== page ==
Bipartisan concern on Capitol Hill over China spying report
Several GOP lawmakers point fingers at Berger, Reno
May 25, 1999
Web posted at: 5:58 p.m. EDT (2158 GMT)
WASHINGTON (AllPolitics, May 25) -- Characterizing a special House report released Tuesday detailing 20 years of alleged espionage by China as "first rate" and "bipartisan," Republican and Democratic lawmakers alike agreed more steps must be taken to protect U.S. nuclear technology.
Senate Minority Leader Tom Daschle
But some Republicans say the Clinton Administration did not react quickly enough when the allegations were brought to its attention. House Majority Leader Dick Armey (R-Texas) said National Security Adviser Sandy Berger should quit, while Senate Intelligence Committee Chairman Richard Shelby repeated his call for Attorney General Janet Reno to resign.
"I just think Sandy Berger needs to stand up and accept his responsibility" and resign said Armey. According to Cox report, the charges first reached Berger in 1996.
Criticizing Reno for rejecting a FBI request to wiretap a suspected Chinese spy working in a nuclear lab, Shelby told CNN: "Janet Reno has always said that she's accountable, and she certainly is ... I believe it's time for her to go, and now."
Shelby later said that more of the report should be declassified. "I wish ... that the administration would agree to declassify a lot more of the report. Seventy percent -- or whatever the figure is -- is not enough. Probably you could go and declassify 90, 95 percent of it without any harm at all to national security. That would be my considered judgment."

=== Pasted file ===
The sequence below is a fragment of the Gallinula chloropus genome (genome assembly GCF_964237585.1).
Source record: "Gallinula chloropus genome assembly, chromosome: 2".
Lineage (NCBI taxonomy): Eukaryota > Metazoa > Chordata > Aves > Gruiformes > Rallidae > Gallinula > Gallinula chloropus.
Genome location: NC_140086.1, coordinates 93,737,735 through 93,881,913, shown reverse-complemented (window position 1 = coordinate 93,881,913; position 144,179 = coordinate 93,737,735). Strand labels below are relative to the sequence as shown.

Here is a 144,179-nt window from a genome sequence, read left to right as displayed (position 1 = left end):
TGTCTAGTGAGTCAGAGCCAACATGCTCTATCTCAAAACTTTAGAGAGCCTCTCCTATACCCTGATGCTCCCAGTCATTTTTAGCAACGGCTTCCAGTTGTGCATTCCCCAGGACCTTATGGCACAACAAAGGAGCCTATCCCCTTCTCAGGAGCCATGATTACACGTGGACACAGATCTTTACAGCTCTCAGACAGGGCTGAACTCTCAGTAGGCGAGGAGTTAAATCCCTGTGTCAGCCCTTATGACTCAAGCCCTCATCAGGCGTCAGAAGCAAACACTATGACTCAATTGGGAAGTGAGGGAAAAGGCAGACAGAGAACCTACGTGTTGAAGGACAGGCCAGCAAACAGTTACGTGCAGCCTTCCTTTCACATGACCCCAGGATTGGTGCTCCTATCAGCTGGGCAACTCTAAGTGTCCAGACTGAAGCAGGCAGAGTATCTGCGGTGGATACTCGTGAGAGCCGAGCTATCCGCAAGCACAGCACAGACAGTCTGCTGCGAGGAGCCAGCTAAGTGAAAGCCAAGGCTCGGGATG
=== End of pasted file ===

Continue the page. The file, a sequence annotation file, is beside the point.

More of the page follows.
While embracing the recommendations of the Cox report, Senate Minority Leader Tom Daschle (D-South Dakota) pointed out not all of the problems took place under President Bill Clinton's watch and that there was enough blame to go around.
Sen. Bob Kerrey
"This matter goes back to 1982. The Reagan Administration did nothing. The Bush Administration did nothing. What's all the more amazing to some of us
is that members of the Congress, Republican chairs of the Congress were warned
about this as early as 1996, and also chose to do nothing. This administration
is the first to do something," Daschle said.
And the ultimate responsibility lies with China, many lawmakers pointed out.
Sen. Bob Kerrey (D-Nebraska) agreed that the report's findings were very serious, but he cautioned against overreacting.
"It's very important for Americans to put the size of this threat in perspective," Kerrey said "Just as it is a terrible mistake to underestimate a threat, and I think we underestimated a threat of espionage by the Chinese all the way through the 1980s and the 1990s, it is also a big risk for us to overestimate the threat. This is not the worst case of espionage in the 20th century."
Senate Republicans are undecided Tuesday if a special select committee will be formed to investigate how Chinese spies were able to gather the United States' most sophisticated nuclear designs and technology over several decades. Others called for congressional oversight hearings.
Senate Republican committee and subcommittee chairmen of the committees with oversight responsibility on the handling of the spy matter plan to meet weekly.
"We're dealing with national security. And we have to find out what happened and let the chips fall where they may. We have to take very, very aggressive action to solve the problems at the Department of Energy. And the initial steps which have been taken are in the right direction. But I do not believe that they have found all the holes yet to actually plug all of those holes," said Sen. Arlen Specter (R-Pennsylvania).
CNN's Janet Moore contributed to this report.